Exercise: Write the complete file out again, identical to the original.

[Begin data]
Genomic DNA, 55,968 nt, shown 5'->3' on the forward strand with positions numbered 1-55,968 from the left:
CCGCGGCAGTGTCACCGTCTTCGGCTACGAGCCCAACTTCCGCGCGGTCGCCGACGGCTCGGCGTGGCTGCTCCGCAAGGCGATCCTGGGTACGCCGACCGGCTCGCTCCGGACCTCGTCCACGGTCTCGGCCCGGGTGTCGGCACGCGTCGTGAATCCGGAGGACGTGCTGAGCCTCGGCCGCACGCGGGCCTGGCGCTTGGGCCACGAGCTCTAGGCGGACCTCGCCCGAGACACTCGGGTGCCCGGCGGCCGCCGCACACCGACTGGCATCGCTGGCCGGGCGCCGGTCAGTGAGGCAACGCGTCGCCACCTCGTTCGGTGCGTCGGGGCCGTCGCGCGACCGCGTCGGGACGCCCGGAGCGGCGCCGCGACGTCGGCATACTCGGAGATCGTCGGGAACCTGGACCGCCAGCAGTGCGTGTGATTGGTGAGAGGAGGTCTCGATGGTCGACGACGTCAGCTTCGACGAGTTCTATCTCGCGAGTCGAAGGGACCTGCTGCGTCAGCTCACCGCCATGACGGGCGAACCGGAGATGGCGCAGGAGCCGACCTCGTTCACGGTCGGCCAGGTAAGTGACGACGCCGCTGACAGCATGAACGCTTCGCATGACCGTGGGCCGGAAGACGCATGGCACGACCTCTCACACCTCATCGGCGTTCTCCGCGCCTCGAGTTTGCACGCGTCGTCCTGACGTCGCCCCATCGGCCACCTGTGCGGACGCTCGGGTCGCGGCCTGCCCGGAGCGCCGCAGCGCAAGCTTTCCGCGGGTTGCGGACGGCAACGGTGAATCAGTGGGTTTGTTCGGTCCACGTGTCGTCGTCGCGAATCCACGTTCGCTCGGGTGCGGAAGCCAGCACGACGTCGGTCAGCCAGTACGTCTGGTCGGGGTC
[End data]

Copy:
Genomic DNA, 55,968 nt, shown 5'->3' on the forward strand with positions numbered 1-55,968 from the left:
CCGCGGCAGTGTCACCGTCTTCGGCTACGAGCCCAACTTCCGCGCGGTCGCCGACGGCTCGGCGTGGCTGCTCCGCAAGGCGATCCTGGGTACGCCGACCGGCTCGCTCCGGACCTCGTCCACGGTCTCGGCCCGGGTGTCGGCACGCGTCGTGAATCCGGAGGACGTGCTGAGCCTCGGCCGCACGCGGGCCTGGCGCTTGGGCCACGAGCTCTAGGCGGACCTCGCCCGAGACACTCGGGTGCCCGGCGGCCGCCGCACACCGACTGGCATCGCTGGCCGGGCGCCGGTCAGTGAGGCAACGCGTCGCCACCTCGTTCGGTGCGTCGGGGCCGTCGCGCGACCGCGTCGGGACGCCCGGAGCGGCGCCGCGACGTCGGCATACTCGGAGATCGTCGGGAACCTGGACCGCCAGCAGTGCGTGTGATTGGTGAGAGGAGGTCTCGATGGTCGACGACGTCAGCTTCGACGAGTTCTATCTCGCGAGTCGAAGGGACCTGCTGCGTCAGCTCACCGCCATGACGGGCGAACCGGAGATGGCGCAGGAGCCGACCTCGTTCACGGTCGGCCAGGTAAGTGACGACGCCGCTGACAGCATGAACGCTTCGCATGACCGTGGGCCGGAAGACGCATGGCACGACCTCTCACACCTCATCGGCGTTCTCCGCGCCTCGAGTTTGCACGCGTCGTCCTGACGTCGCCCCATCGGCCACCTGTGCGGACGCTCGGGTCGCGGCCTGCCCGGAGCGCCGCAGCGCAAGCTTTCCGCGGGTTGCGGACGGCAACGGTGAATCAGTGGGTTTGTTCGGTCCACGTGTCGTCGTCGCGAATCCACGTTCGCTCGGGTGCGGAAGCCAGCACGACGTCGGTCAGCCAGTACGTCTGGTCGGGGTC